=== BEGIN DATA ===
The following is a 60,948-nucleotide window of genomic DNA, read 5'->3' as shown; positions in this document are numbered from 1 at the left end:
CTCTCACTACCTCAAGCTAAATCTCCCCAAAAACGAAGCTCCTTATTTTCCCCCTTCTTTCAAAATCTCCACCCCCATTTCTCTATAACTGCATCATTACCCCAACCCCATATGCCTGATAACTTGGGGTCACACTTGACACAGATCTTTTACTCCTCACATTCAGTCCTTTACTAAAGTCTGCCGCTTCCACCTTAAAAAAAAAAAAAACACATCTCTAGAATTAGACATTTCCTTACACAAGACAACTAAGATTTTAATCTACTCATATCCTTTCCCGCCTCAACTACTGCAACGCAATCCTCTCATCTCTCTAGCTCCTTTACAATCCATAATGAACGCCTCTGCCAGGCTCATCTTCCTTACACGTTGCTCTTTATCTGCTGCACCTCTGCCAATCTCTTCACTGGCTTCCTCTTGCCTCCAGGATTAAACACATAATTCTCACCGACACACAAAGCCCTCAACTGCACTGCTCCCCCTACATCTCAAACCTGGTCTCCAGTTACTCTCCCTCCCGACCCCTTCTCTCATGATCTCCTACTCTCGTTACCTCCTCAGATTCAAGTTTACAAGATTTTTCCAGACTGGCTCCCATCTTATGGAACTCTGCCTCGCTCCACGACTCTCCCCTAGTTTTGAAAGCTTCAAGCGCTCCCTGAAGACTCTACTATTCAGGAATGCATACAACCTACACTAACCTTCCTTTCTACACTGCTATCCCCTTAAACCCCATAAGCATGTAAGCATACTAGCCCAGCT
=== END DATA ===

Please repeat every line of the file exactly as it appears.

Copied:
The following is a 60,948-nucleotide window of genomic DNA, read 5'->3' as shown; positions in this document are numbered from 1 at the left end:
CTCTCACTACCTCAAGCTAAATCTCCCCAAAAACGAAGCTCCTTATTTTCCCCCTTCTTTCAAAATCTCCACCCCCATTTCTCTATAACTGCATCATTACCCCAACCCCATATGCCTGATAACTTGGGGTCACACTTGACACAGATCTTTTACTCCTCACATTCAGTCCTTTACTAAAGTCTGCCGCTTCCACCTTAAAAAAAAAAAAAACACATCTCTAGAATTAGACATTTCCTTACACAAGACAACTAAGATTTTAATCTACTCATATCCTTTCCCGCCTCAACTACTGCAACGCAATCCTCTCATCTCTCTAGCTCCTTTACAATCCATAATGAACGCCTCTGCCAGGCTCATCTTCCTTACACGTTGCTCTTTATCTGCTGCACCTCTGCCAATCTCTTCACTGGCTTCCTCTTGCCTCCAGGATTAAACACATAATTCTCACCGACACACAAAGCCCTCAACTGCACTGCTCCCCCTACATCTCAAACCTGGTCTCCAGTTACTCTCCCTCCCGACCCCTTCTCTCATGATCTCCTACTCTCGTTACCTCCTCAGATTCAAGTTTACAAGATTTTTCCAGACTGGCTCCCATCTTATGGAACTCTGCCTCGCTCCACGACTCTCCCCTAGTTTTGAAAGCTTCAAGCGCTCCCTGAAGACTCTACTATTCAGGAATGCATACAACCTACACTAACCTTCCTTTCTACACTGCTATCCCCTTAAACCCCATAAGCATGTAAGCATACTAGCCCAGCT